Colorado Lottery Doubles Its 2024 Starburst Award Winners Demonstrating Excellence in the Use of Lottery Funds

April 26, 2024 | Lottery News

Nearly $9 million is represented in 13 projects that include outdoor equity, conservation, restoration, parks, trails, and wildlife projects

Pueblo, Colo. (April 24, 2024)– This year’s Colorado Lottery Starburst Awards recognize 13 projects, representing nearly $9 million, for their excellence in the use of Lottery funds. The diverse projects were chosen from across the state, based on the creativity of the project, economic and social impact on the community, and the goals achieved.

Lottery proceeds are distributed statewide through grants distributed by Great Outdoors Colorado (GOCO), the Conservation Trust Fund (CTF), Colorado Parks and Wildlife (CPW), the Outdoor Equity Fund, and Building Excellent Schools Today (BEST). The 13 projects are located near Salida, Castle Rock, Colorado Springs, El Jebel, La Junta, Erie, Grand County, Delhi, and Larimer and Hinsdale Counties.

“The incredibly impactful projects represented here showcase critical funding for everything from important planning grants and connecting communities through trails, to open space conservation and the protection of vistas, and demonstrate how Lottery dollars have helped make Colorado what it is today,” said Tom Seaver, director of the Colorado Lottery. “This year’s Starburst winners are exemplary advocates for their communities, making a difference one project at a time.”

This year the Lottery received more submissions than ever for the award, which included programs and projects funded with Lottery revenue like parks, playgrounds, outdoor recreation facilities, land conservation, trail enhancement, open space acquisition, wildlife natural resource preservation, outdoor equity projects, and public school capital improvements.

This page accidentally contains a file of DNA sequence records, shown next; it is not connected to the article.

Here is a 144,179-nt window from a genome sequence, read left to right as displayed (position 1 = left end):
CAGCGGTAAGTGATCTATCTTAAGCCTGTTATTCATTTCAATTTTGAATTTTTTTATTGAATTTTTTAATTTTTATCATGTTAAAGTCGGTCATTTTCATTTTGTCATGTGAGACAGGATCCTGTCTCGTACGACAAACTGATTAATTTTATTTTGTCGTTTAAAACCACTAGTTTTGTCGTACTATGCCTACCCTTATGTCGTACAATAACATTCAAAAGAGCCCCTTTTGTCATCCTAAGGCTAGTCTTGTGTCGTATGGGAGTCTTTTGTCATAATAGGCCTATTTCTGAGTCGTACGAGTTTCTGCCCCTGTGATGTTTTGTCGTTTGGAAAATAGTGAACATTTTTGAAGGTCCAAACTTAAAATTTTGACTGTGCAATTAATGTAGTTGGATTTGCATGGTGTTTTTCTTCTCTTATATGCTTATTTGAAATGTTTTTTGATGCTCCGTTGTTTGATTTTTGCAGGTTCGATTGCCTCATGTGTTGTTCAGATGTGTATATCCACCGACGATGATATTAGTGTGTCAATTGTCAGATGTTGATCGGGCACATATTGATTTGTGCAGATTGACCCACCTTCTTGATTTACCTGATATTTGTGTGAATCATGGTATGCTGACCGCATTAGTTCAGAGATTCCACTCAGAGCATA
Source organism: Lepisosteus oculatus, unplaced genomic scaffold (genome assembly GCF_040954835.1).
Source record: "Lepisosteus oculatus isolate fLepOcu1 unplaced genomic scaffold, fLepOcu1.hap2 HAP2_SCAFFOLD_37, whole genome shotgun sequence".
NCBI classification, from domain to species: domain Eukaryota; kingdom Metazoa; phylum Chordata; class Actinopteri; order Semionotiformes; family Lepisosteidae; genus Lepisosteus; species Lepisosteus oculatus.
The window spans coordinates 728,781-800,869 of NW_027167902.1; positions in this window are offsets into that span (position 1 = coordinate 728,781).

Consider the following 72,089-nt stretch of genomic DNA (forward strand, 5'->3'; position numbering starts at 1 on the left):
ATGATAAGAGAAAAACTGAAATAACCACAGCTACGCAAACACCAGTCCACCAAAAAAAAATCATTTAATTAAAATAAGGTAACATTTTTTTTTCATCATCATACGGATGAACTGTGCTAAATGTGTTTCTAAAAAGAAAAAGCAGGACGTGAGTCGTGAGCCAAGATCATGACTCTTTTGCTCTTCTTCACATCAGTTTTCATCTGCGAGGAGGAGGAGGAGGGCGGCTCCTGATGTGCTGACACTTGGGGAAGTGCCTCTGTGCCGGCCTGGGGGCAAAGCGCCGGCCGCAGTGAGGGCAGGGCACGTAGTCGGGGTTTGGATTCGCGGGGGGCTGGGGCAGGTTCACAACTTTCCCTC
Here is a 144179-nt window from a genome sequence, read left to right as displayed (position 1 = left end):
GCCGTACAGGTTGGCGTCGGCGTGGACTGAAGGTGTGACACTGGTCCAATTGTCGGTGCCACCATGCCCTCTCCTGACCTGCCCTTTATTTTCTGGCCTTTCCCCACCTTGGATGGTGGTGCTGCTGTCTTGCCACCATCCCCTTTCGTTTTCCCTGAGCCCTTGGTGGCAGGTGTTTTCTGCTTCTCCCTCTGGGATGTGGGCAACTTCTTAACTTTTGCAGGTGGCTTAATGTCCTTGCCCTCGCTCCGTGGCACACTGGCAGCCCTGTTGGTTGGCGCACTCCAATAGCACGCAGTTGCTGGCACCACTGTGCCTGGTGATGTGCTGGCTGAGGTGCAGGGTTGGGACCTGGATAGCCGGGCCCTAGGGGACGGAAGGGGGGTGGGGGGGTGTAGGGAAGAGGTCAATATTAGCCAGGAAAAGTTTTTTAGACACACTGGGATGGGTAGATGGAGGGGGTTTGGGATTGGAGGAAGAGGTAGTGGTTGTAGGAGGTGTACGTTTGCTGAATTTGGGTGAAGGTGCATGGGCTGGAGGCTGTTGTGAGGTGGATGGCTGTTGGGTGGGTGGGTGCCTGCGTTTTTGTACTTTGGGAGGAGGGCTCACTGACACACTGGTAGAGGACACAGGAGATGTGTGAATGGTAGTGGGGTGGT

This year’s 2024 Starburst Award winners include:

  1.  Arkansas Headwaters Recreation Area – AHRA Rec Ranger Program – $23,768 (GOCO)

In response to the unprecedented number of people recreating in the Upper Arkansas River Valley, the Bureau of Land Management, United States Forest Service, Colorado Parks and Wildlife/AHRA, the National Forest Foundation, and Envision Chaffee County partnered to develop the Rec Ranger Program to help mitigate negative effects on the environment. Because of the increased enjoyment of this popular area, it was determined that more field presence and education was needed to help curb destructive behaviors. The program created a pathway for young professionals to gain experience in a natural resources career. Thanks to this Great Outdoors Colorado (GOCO) grant, this summer of 2023, new rec rangers contacted more than 1,600 dispersed campers, broke down 150 illegal fire rings, removed 189 contractor bags of trash and 54 bags of human waste, and distributed housing resource information to over 100 residential camps. Photo

  1. Town of Castle Rock & Meadows Metropolitan District No. 1 (Castle Rock) – Butterfly Crossing and Possibilities Playground – $421,196 (CTF)

Inclusivity is at the heart of the Butterfly Crossing and Possibilities Playground in Castle Rock. A total $5.98 million project, the Town of Castle Rock created this vibrant and welcoming space that transcends the traditional barriers to access to outdoor play. Every feature was crafted to ensure that individuals of all abilities can fully engage and enjoy the park experience including wheelchair-accessible fitness courts, sensory walls with built-in tactile elements and American Sign Language (ASL) alphabets, a Roller-Table offering sensory stimulation through deep-muscle pressure, and the We-Go-Swing which promotes social interaction and provides visual and vestibular stimulation, including for those in wheelchairs. Photo

  1. City of Colorado Springs – Panorama Park – $350,000 (GOCO)

Panorama Park, a 13.5-acre park in Colorado Springs, was redesigned in 2022 to expand recreational equity and improve wellness for people who live in the area. With a planning grant from GOCO, and collaborative planning with RISE|Southeast and Trust for Public Land (TPL), the park’s redesign created more opportunity for recreation for this diverse and underserved community. The $7.2 million project is now the largest recreation area near Colorado Springs. Photo

  1. Crown Mountain Park & Recreation District –  Crown Mountain Bike Park – $239,783 (GOCO $168,091, CTF $71,692)